The vertical axis is average, or mean, or mu of the MTF50 (the spatial frequency where the modulation transfer function is 50%) measures in cycles per picture height. The horizontal axis is the inverse of the shutter speed: if you see 160, it means 1/160 second. The dark blue line is for the mechanical shutter, and the blue dots are the measured points.The mechanical shutter curve behaves pretty much as expected. At high shutter speeds, there is little blur because the camera doesn’t have much time to move while the shutter is open. At low speeds, most of the vibrations have damped down during most of the time the shutter is open, so there’s not much blur. In between, there is a point where the resonant frequencies of the camera/lens/head/tripod assembly conspired to do damage to image sharpness. In this case it’s 1/125 second. With EFCS, there’s less vibration because the camera doesn’t have to wind and release the shutter just before the exposure. With electronic shutter, there’s the lease vibration of all because no part of the shutter assembly moves either before, durning, or after the shutter is released.
You might ask why the electronic shutter is better than EFCS in this case. There are two possible reasons, and they both probably play a part. First, the second curtain itself induces vibration. This mostly affects higher shutter speeds. Second, the vibrations from the exposure one second before the current one may not have completely died away. That mostly affects lower shutter speeds.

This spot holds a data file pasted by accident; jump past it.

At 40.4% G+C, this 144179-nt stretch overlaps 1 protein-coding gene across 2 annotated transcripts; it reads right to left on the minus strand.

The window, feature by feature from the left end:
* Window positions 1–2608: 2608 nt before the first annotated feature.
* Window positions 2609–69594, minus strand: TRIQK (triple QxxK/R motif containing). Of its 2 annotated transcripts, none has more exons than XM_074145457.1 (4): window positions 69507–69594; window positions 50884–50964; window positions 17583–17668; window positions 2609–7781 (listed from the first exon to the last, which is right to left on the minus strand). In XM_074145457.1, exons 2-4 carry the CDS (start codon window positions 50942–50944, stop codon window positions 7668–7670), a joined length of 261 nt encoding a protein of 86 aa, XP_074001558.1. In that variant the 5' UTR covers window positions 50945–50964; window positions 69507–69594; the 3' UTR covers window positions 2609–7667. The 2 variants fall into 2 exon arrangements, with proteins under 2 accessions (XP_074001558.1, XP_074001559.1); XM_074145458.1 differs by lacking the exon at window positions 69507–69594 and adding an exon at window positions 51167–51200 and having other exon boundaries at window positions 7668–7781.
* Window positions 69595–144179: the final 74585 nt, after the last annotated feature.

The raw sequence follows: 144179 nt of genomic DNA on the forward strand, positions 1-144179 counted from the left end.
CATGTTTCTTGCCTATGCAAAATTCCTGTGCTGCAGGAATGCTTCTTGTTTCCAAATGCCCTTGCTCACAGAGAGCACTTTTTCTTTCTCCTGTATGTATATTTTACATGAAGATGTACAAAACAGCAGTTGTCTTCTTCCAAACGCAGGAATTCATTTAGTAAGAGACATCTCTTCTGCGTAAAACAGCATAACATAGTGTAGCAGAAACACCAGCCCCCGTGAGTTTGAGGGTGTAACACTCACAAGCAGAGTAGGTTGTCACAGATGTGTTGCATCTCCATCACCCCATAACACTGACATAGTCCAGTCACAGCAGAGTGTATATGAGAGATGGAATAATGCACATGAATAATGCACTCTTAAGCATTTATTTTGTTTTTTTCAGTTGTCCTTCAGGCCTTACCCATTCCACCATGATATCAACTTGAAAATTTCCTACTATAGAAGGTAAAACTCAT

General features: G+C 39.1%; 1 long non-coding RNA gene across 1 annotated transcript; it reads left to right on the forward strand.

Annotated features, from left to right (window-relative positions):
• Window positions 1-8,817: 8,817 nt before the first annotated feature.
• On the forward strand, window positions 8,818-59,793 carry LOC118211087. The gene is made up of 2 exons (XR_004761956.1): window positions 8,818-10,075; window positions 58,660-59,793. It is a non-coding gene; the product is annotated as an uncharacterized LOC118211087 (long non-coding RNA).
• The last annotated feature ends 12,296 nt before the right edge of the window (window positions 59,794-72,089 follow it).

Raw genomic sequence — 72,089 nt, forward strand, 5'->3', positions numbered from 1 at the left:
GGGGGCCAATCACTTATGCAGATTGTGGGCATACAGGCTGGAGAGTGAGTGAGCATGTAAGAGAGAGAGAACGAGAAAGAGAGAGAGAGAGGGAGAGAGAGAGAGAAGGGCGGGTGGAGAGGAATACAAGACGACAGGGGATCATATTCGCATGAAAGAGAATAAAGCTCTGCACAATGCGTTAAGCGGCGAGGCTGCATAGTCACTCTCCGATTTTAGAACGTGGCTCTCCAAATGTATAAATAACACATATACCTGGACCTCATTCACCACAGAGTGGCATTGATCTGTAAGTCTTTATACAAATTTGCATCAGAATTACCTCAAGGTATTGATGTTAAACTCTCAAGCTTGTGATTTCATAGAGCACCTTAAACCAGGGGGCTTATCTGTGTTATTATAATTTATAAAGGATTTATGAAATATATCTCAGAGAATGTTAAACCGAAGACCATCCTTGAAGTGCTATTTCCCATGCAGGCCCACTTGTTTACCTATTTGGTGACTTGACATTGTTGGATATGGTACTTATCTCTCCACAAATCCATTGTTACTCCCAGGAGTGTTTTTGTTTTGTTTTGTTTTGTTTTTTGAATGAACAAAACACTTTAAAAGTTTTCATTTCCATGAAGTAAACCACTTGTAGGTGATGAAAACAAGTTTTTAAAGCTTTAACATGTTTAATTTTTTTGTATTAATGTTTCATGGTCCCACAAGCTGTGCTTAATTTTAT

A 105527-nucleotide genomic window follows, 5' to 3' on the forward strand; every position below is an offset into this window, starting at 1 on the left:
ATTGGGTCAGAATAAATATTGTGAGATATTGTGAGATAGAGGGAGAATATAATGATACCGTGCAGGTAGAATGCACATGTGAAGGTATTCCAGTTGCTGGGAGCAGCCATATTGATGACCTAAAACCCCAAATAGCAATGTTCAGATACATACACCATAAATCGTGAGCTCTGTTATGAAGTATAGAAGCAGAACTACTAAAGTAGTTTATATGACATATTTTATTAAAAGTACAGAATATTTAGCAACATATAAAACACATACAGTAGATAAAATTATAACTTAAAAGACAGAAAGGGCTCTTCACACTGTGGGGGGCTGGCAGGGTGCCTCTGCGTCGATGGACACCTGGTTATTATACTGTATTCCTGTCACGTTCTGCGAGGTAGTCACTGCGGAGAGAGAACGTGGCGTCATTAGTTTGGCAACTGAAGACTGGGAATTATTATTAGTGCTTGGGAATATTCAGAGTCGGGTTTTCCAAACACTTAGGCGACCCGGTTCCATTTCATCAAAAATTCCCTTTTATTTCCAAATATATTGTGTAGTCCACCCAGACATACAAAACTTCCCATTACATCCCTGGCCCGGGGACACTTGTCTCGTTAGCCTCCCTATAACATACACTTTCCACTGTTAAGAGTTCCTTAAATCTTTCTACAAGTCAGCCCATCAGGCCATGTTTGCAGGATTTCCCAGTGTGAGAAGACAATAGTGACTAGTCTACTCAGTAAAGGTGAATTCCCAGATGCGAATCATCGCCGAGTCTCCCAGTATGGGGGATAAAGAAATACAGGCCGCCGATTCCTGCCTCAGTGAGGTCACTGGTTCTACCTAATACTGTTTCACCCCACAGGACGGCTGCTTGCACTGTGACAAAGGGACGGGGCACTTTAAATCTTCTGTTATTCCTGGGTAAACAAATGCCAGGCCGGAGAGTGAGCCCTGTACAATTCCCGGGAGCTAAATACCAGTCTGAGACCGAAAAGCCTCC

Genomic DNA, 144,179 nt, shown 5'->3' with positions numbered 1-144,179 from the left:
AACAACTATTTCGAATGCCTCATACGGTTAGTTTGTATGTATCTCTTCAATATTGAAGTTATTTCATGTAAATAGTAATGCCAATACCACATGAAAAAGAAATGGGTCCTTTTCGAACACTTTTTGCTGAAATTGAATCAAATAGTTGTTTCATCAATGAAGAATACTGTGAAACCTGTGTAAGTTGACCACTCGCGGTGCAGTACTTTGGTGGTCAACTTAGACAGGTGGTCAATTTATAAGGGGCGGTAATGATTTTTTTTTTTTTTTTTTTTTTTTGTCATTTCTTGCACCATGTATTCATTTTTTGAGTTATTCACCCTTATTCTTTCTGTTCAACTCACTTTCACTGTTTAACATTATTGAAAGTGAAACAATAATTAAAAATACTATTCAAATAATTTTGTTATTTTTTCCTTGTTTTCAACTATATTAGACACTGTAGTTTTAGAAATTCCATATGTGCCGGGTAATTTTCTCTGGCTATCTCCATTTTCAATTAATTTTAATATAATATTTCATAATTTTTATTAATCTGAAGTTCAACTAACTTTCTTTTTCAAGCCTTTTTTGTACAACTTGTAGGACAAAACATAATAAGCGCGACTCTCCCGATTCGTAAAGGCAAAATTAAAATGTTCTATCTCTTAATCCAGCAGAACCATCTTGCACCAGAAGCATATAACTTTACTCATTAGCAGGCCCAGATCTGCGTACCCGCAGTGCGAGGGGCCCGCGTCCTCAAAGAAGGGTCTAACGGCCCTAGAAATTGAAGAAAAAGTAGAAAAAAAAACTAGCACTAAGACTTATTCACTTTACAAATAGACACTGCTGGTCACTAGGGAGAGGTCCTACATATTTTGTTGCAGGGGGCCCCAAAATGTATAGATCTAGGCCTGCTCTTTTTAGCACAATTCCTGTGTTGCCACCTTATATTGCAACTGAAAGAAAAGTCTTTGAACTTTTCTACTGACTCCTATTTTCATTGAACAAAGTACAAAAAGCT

So far everything is working as expected. In the next picture, which is the same graph except the data is from the a7RIII exposures, you’ll see a situation where that isn’t true at all.
I can’t explain this. Maybe the sun and moon and stars aligned so that there was vibration cancellation. I went over the data several times, and double checked the EXIF information to make sure the cameras were set up the way I thought they were, and reran Imatest on another horizontal edge, but I didn’t find anything untoward.
Here’s the mechanical shutter data for both cameras:
The heavy lines are the means of the MTF50s. The lighter ones are the means plus the standard deviations (mu + sigma, in statistician-speak) and the means minus the standard deviations. The a7RIV lines are better because, due to its finer pitch, the camera has a smaller pixel aperture.
Here’s the same set of curves for EFCS:
Now let’s look at the vertical edge, first for the a7RIV:
Now, except for the electronic shutter case, we see blurring at longer shutter speeds. This is because the side-to-side vibrations take longer to die away, and all but the first shots are affected by the shots that came before, and mostly by the shot that came immediately before.
For the a7RIII:
That EFCS line appears too good to be true, but I double-checked the data.
Mechanical shutter with both cameras:
EFCS with both cameras:
I don’t know why the a7RIII looks so good here.
Jack Hogan says
Amplitude of vibration vs pixel size?
The larger pixel size of the a7RIII will smooth things out, but it shouldn’t happen to that extent.
Jack Hogan says
I suspect the same. IBIS stiffness when not engaged?
Ilya Zakharevich says
Amazing!!! May it be
? Some lucky coincidence of adapter/lens/whatever having a suitable resonance frequency (on this particular implementation of the mount), so that all the energy of vibrations goes into a mode which does not affect the quality of the photo?